DELIVERY SYSTEMS AND VANISHING CAPITAL
Once the structural change is complete, a truly integrated gas/electric energy delivery system will emerge around 2010. There will be few purely gas or purely electric companies, except, perhaps, at the local regulated distribution (small wire, small pipe) level. Instead, we will see gas/electric producers; gas/electric network companies (owners of big pipe and big wire) to move molecules and electrons long distances; gas/electric wholesalers and traders to buy and sell and trade bulk molecules and electrons; and unregulated gas/electric retailers to deliver energy price/performance benefits to all consumers, including homeowners, transporting energy to the final meter via regulated little pipe and little wire logistical firms.
Regulators and legislators will gradually (suddenly, in some states) adjust to the will of the competitive market. The production and sale of energy will be almost completely free of price and sales controls. High-voltage transmission will likely witness joint federal and state jurisdiction, with the Federal Energy Regulatory Commission taking the lead role. Either voluntarily or forcibly, local regulated gas and electric entities will give up their sales tariffs (em soon in high energy price areas, and later in lower priced areas.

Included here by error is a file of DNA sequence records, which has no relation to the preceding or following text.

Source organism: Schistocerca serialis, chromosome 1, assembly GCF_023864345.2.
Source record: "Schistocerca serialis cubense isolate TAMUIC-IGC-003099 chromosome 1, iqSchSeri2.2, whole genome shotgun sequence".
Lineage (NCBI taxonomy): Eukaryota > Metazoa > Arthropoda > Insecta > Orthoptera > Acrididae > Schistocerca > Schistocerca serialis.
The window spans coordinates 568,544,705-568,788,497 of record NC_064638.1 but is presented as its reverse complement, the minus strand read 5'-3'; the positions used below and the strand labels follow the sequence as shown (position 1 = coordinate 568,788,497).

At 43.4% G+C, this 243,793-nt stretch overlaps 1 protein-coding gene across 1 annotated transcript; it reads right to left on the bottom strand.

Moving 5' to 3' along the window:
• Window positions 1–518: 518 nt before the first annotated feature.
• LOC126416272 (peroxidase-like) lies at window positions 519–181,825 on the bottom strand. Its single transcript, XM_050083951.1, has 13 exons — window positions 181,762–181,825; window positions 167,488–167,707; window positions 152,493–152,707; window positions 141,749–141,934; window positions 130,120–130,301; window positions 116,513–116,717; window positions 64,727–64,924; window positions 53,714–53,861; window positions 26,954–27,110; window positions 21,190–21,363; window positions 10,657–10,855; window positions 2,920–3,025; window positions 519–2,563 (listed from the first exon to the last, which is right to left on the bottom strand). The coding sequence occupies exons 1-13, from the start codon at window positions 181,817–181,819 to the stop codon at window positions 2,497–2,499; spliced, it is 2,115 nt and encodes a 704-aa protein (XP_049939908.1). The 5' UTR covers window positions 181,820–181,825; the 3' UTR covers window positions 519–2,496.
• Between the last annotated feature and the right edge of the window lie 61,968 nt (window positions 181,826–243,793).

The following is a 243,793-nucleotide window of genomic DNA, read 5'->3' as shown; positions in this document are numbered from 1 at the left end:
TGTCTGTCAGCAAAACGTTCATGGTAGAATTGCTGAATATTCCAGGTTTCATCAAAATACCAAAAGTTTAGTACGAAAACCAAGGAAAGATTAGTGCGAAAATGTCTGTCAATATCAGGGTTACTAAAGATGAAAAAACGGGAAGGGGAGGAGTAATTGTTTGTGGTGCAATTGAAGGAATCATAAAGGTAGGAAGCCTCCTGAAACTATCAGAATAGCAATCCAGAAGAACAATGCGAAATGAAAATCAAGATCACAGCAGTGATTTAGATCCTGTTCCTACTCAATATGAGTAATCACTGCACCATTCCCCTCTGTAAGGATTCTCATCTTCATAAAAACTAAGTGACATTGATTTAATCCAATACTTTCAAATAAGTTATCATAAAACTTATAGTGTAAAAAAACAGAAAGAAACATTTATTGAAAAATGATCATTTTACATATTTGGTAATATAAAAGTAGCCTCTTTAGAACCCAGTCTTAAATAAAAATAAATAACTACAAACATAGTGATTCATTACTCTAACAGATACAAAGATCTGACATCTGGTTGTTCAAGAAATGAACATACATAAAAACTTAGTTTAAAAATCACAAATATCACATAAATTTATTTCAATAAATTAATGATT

Regulated electricity distribution (little wires) will separate from regulated electricity transmission (big wires) as various states deregulate electricity. This separation will bring a phased consolidation of regulated electricity distribution and regulated gas distribution companies. The pace will stay leisurely until most of the large consuming states have embraced utility deregulation and Wall Street discovers a way to pay for the premium over book that mergers entail. Regulated transmission companies will exchange stock to create multistate and multiregion entities to better serve natural transmission markets. Moreover, a few mergers (or quasi-mergers through alliances) of regional electricity transmission and gas pipeline companies may occur. The business of transporting molecules and electrons long distances is likely to evolve into an "intelligent network" business where the truly innovative companies will perform feats of regional or continental logistical magic, accepting energy at one node of a transportation system and making it appear as a package of energy and services at another.